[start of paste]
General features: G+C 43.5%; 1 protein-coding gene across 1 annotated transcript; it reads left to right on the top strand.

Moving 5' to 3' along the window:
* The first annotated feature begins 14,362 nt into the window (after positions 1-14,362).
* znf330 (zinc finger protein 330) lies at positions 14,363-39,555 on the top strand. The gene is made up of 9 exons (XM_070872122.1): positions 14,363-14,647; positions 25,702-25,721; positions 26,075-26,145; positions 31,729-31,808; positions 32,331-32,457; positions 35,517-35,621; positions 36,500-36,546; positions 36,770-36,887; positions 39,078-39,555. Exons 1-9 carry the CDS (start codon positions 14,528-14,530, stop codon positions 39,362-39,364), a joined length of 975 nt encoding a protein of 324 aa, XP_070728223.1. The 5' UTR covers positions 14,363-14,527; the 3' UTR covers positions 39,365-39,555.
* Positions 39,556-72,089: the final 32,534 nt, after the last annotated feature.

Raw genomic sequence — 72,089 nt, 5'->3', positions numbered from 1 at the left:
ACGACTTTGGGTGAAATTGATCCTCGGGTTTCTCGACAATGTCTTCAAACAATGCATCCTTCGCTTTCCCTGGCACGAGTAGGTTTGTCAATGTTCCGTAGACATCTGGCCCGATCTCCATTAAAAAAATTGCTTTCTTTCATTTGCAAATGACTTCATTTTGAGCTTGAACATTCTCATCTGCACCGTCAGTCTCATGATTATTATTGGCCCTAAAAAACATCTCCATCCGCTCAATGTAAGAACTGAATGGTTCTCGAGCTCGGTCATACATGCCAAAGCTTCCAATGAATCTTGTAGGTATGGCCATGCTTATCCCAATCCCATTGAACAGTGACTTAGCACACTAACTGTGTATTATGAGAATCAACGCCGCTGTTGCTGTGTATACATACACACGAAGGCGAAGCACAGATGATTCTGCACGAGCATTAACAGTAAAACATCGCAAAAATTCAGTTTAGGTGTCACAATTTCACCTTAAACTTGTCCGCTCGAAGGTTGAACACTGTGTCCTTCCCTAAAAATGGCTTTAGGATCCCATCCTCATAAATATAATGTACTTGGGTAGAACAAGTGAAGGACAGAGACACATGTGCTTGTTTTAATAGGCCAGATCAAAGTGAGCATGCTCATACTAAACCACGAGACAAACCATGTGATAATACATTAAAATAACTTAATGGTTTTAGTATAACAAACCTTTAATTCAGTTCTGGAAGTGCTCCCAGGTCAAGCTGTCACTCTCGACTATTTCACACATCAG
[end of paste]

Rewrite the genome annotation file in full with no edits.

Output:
General features: G+C 43.5%; 1 protein-coding gene across 1 annotated transcript; it reads left to right on the top strand.

Moving 5' to 3' along the window:
* The first annotated feature begins 14,362 nt into the window (after positions 1-14,362).
* znf330 (zinc finger protein 330) lies at positions 14,363-39,555 on the top strand. The gene is made up of 9 exons (XM_070872122.1): positions 14,363-14,647; positions 25,702-25,721; positions 26,075-26,145; positions 31,729-31,808; positions 32,331-32,457; positions 35,517-35,621; positions 36,500-36,546; positions 36,770-36,887; positions 39,078-39,555. Exons 1-9 carry the CDS (start codon positions 14,528-14,530, stop codon positions 39,362-39,364), a joined length of 975 nt encoding a protein of 324 aa, XP_070728223.1. The 5' UTR covers positions 14,363-14,527; the 3' UTR covers positions 39,365-39,555.
* Positions 39,556-72,089: the final 32,534 nt, after the last annotated feature.

Raw genomic sequence — 72,089 nt, 5'->3', positions numbered from 1 at the left:
ACGACTTTGGGTGAAATTGATCCTCGGGTTTCTCGACAATGTCTTCAAACAATGCATCCTTCGCTTTCCCTGGCACGAGTAGGTTTGTCAATGTTCCGTAGACATCTGGCCCGATCTCCATTAAAAAAATTGCTTTCTTTCATTTGCAAATGACTTCATTTTGAGCTTGAACATTCTCATCTGCACCGTCAGTCTCATGATTATTATTGGCCCTAAAAAACATCTCCATCCGCTCAATGTAAGAACTGAATGGTTCTCGAGCTCGGTCATACATGCCAAAGCTTCCAATGAATCTTGTAGGTATGGCCATGCTTATCCCAATCCCATTGAACAGTGACTTAGCACACTAACTGTGTATTATGAGAATCAACGCCGCTGTTGCTGTGTATACATACACACGAAGGCGAAGCACAGATGATTCTGCACGAGCATTAACAGTAAAACATCGCAAAAATTCAGTTTAGGTGTCACAATTTCACCTTAAACTTGTCCGCTCGAAGGTTGAACACTGTGTCCTTCCCTAAAAATGGCTTTAGGATCCCATCCTCATAAATATAATGTACTTGGGTAGAACAAGTGAAGGACAGAGACACATGTGCTTGTTTTAATAGGCCAGATCAAAGTGAGCATGCTCATACTAAACCACGAGACAAACCATGTGATAATACATTAAAATAACTTAATGGTTTTAGTATAACAAACCTTTAATTCAGTTCTGGAAGTGCTCCCAGGTCAAGCTGTCACTCTCGACTATTTCACACATCAG